- Creating an API key
- Configuring an API key (permissions/settings)
- Using an API key
- API key two factor authentication (2FA)
API keys are one of the primary components of API authentication; they are the API equivalent of your Kraken account's username and password.
API keys are required to call any of the account specific (aka private) API endpoints, namely the account management, trading, and funding, and staking endpoints. API keys are not required to call the market data (aka public) API endpoints, as the market data endpoints are not associated with any specific Kraken account.
API keys can be used by any software that interacts with our markets and accounts, such as our REST API command line clients, some mobile apps, trading platforms like Cryptowatch, third party trading bots, and many other products/services.
- Sign in to your Kraken account
- Open the account menu (click on your name in the upper-right corner of the page)
- Select the Security option
- Select the API option
- Click the Add key link (you will be able to configure your API key in the next steps)
API keys have several settings and options that must be configured before the API key can be used, notably the name/description and access permissions.
The key description is essentially the name of the API key, and can be almost anything that you prefer, as long as the description is unique (different from the descriptions of any other API keys on the same account).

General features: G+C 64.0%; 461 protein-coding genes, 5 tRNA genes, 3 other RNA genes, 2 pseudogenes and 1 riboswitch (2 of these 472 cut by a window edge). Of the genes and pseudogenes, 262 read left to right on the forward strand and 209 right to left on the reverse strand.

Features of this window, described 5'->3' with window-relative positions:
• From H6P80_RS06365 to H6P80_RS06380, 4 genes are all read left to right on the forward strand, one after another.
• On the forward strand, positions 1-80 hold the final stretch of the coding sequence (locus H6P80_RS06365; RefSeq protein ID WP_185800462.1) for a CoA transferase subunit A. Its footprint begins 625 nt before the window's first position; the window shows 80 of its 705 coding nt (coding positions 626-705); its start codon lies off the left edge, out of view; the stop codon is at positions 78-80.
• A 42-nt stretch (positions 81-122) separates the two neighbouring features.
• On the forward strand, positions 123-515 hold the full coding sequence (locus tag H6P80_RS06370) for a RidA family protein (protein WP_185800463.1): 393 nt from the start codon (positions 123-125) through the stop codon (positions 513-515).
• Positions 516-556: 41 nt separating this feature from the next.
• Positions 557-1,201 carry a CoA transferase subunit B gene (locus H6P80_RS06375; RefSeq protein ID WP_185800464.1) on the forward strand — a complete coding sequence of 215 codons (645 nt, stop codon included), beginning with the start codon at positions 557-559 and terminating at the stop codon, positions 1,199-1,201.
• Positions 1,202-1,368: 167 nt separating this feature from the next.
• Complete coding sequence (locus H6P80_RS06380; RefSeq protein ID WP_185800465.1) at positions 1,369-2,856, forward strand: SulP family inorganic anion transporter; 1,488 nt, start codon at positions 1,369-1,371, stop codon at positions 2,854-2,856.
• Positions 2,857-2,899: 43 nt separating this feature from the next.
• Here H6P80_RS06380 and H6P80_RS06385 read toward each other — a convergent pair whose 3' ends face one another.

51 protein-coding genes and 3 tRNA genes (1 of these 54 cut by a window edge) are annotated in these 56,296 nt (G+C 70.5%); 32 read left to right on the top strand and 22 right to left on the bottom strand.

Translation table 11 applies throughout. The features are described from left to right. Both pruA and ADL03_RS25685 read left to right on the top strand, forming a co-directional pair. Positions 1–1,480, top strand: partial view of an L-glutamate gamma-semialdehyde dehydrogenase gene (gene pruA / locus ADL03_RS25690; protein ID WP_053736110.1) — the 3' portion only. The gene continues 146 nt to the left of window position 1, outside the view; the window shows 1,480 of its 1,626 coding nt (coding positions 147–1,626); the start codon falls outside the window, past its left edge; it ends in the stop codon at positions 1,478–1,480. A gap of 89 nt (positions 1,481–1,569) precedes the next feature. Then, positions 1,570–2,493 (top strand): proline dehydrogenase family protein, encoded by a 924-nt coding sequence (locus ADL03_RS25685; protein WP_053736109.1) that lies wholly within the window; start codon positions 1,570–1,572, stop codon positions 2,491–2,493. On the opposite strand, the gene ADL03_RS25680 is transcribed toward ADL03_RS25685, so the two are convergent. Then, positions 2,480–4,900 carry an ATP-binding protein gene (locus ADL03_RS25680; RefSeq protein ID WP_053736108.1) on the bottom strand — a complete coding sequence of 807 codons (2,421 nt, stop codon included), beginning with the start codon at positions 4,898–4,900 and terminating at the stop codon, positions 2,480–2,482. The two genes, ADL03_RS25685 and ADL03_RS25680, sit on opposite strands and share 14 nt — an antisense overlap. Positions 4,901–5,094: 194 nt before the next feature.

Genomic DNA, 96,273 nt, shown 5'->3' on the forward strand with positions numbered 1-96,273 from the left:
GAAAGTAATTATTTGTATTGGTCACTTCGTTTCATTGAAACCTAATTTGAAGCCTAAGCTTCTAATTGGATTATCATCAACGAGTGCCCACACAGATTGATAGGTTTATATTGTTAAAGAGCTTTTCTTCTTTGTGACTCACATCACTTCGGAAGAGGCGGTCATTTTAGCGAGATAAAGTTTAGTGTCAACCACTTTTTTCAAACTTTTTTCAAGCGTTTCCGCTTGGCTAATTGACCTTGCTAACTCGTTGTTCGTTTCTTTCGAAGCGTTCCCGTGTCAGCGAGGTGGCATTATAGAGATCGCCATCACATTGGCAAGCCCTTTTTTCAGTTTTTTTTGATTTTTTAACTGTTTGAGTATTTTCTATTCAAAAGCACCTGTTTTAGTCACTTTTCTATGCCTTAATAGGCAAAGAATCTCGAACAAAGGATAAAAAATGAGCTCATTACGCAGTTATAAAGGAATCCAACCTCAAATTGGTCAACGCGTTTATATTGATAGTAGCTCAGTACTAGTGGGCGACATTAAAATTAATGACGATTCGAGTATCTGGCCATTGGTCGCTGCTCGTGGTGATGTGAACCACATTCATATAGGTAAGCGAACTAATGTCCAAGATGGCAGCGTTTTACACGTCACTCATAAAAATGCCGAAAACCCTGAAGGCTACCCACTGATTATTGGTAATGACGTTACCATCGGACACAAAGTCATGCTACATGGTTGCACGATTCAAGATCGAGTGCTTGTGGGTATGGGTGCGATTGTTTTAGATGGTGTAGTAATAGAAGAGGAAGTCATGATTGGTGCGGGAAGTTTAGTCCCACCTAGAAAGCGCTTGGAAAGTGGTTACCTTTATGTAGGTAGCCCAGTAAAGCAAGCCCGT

By default, the key description will be populated with something like "api-key-1605316109249". This default description can be kept or changed in favour of a more descriptive name (such as "Trading Key", "Account Management Key", "Python API Key 6", or "Mobile App Key", for example).
The key permissions determine which account specific (private) API endpoints the API key is allowed to call:
- Query Funds is required for the API endpoints that query the account balance information, such as Balance and TradeBalance.
- Deposit Funds is required for the funding endpoints related to deposits, such as DepositMethods and DepositAddresses.
- Withdraw Funds is required for the funding endpoints related to withdrawals, such as WithdrawInfo, Withdraw and WithdrawCancel.
Orders & Trades
- Query Open Orders & Trades is required for the API endpoints that query already existing orders and margin positions, such as OpenOrders, QueryOrders and OpenPositions.
- Query Closed Orders & Trades is required for the endpoints that query previously closed/cancelled orders and margin positions, such as ClosedOrders, QueryOrders and QueryTrades.
- Modify Orders is required for the trading endpoints that place new orders, such as AddOrder, EditOrder, and AddOrderBatch.
- Cancel/Close Orders is required for the trading endpoints that cancel open or pending orders, such as CancelOrder, CancelAll, and CancelOrderBatch.
- Query Ledger Entries is required for the API endpoints that retrieve historical account data from the account ledger, namely Ledgers and QueryLedgers.
- Export Data is required for the endpoints that export (download) the account ledger, namely AddExport, RetrieveExport, ExportStatus and RemoveExport.